Introduce yourself first. Where do you come from?
I come from New York originally, but had to move to GA in a re-location program. Starting my writing career there. And ending up in Cali.
You recently released your first album “Slave One”. Why did you choose that title?
I chose that title because he realized that even though slavery has been over, many people still are in prison in their minds. And we do live in a free-prison society where your given the thoughts and benefits of being “free” but remain trapped in certain social conditions. Hopefully not being the first on to realize this I named my album “Slave One”.
How would you describe your musical style to someone who has never heard of you?
Commercial underground. This is because, I’m too commercial to be considered “under ground” but to underground to be commercial. Thus the name of our publishing company “Midrange” or underground music you can dance to..?
You speak on the ups and downs of life in the songs of your album – why do you consider it as important to keep things authentic and real?
I don’t really push the “i’m real” slogan used by sooo many artist of today. I feel that if you are real it will ultimately show. I just write what I know, and have experienced. Trying to be yourself is hard enough! Why try and be someone or something else?
What’s your favorite song on the album? Why?
“My Dominion” mostly because it’s to my son and people I used to know. (In GA, I’ve since moved out to Cali). It’s was also one of the last songs I recorded on the album, so it has more of my style in it.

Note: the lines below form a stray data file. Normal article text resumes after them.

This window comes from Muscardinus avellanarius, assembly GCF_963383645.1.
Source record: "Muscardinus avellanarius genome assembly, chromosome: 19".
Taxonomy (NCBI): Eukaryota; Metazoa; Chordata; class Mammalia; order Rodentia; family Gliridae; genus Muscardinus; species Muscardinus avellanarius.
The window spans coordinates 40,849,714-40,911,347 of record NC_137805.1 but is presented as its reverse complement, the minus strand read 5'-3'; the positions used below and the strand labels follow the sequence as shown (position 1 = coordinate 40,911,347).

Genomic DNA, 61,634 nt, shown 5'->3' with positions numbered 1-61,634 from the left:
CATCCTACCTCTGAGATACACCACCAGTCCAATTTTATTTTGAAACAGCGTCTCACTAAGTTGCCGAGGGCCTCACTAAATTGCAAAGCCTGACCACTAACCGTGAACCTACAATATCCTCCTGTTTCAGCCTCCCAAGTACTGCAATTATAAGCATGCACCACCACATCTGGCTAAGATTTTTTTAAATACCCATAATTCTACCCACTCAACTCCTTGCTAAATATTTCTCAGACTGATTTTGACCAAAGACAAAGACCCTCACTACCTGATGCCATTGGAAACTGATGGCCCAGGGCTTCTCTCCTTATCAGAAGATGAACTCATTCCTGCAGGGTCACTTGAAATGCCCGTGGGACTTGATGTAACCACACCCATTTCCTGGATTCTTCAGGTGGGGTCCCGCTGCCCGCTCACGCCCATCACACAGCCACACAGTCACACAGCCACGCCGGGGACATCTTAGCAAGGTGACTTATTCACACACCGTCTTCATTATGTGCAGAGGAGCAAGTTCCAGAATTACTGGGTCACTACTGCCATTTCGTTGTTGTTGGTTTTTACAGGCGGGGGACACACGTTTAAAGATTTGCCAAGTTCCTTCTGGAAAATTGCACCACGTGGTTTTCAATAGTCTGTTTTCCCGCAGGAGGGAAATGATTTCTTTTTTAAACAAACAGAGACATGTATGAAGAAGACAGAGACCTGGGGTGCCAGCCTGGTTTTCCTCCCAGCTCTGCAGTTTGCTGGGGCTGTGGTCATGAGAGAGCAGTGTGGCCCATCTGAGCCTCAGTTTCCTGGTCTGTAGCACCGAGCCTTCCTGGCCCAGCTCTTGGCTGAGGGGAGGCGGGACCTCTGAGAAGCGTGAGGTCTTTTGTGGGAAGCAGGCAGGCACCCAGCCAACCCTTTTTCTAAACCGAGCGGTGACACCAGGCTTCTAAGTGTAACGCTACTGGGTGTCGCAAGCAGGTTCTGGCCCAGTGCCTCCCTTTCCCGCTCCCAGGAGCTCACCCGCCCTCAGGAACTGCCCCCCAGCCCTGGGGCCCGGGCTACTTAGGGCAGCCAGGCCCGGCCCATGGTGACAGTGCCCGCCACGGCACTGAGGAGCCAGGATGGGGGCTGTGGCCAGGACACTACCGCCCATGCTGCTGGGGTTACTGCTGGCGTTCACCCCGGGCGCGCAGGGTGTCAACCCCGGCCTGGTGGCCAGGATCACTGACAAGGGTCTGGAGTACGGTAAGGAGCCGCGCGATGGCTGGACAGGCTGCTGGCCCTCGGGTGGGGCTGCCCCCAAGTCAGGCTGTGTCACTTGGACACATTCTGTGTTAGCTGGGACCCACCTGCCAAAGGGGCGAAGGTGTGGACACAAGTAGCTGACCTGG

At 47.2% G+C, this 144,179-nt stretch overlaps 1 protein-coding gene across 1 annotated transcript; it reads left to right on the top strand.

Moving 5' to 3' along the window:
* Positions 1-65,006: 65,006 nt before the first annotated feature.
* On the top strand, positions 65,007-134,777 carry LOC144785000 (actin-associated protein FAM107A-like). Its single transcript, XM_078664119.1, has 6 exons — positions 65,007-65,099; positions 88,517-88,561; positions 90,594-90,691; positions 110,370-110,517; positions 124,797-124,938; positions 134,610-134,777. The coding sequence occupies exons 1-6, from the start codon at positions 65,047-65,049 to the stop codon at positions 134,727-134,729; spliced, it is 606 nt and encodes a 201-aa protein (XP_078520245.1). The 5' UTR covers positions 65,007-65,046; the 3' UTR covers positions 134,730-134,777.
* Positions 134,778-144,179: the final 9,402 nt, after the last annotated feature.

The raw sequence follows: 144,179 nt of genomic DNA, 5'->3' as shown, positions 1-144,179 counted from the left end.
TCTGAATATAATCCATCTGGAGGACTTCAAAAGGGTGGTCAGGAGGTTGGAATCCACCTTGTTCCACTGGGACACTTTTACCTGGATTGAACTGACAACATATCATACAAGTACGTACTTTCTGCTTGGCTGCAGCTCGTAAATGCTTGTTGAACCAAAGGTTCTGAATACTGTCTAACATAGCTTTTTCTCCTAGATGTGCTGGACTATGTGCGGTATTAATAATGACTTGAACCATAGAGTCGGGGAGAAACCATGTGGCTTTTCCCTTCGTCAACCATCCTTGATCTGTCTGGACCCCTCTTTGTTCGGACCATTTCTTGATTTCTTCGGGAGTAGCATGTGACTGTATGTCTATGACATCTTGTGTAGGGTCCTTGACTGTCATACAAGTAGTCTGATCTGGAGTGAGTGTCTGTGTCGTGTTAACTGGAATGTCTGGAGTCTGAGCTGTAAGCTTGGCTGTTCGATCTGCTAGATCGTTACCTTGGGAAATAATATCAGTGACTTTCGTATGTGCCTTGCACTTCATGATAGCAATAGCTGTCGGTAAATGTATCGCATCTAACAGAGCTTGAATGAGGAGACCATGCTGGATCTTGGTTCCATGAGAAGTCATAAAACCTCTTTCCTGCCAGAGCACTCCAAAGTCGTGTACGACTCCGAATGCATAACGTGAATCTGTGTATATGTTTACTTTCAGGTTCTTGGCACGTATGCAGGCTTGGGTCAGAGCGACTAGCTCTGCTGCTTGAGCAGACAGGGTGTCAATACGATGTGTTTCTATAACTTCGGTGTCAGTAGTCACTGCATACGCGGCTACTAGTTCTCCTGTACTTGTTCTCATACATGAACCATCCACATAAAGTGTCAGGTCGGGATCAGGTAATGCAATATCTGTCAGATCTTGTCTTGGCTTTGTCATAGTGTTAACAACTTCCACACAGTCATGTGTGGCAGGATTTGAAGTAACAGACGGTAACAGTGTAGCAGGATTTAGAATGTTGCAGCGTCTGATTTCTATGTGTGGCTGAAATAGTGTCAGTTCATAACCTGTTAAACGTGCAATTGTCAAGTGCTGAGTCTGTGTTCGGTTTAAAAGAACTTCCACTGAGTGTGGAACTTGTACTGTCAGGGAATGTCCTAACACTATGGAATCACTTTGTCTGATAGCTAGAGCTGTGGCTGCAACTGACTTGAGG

It might be interesting to get some additional thoughts/info on certain songs:
One of my first songs I wrote while in GA. It was the first “good” songs when I started calling myself James. Don’t know why it took so long to call myself my real name… hehehe
One of the first songs with “my” style in it, so it sounds different from – “D.O.N.”, “Can’t U C It”, and even “Everyday”. It was also the first finished Cali song… good club song though.
“Can’t U C It”
An oldie, but goodie. I was trying some new styles and beats (which I made!) and it came out pretty good for back then, Ii did this one in GA and have changed my style since then.
I like this song because, like I said, it’s for my son Dominion. it also has Diana in it, who after 4-5 singers doing the hook, got it right! I wanted a song that showed my full range of abilities, and this was it! I got the sound I was aiming for, and the lyrics make sense. A rare thing in rap today. Underground or commercial.
“I Made It”
This song was to be the end-song signifying my release from “prison”. I was to have made it. And this song tells a story about freedom and changes, in a lyrically sound manner. The beat was one of my favorites made by Tony Keys. Again Diana makes this sound the best it could have been with a catchy soulful hook. Listen to the words of this song and you’ll be rewinding in no time. On of my best lyrical deliveries to date.
If you had to review your own album – what would you criticize? Is there anything you still want to improve/perfect about your musical skills?
Well, I’ve done some songs since, and my style is always improving. I would have the acoustics worked out a lot better. As far as the songs go, I feel this album shows my coming of age. It was my first and maybe my last, I hope not though.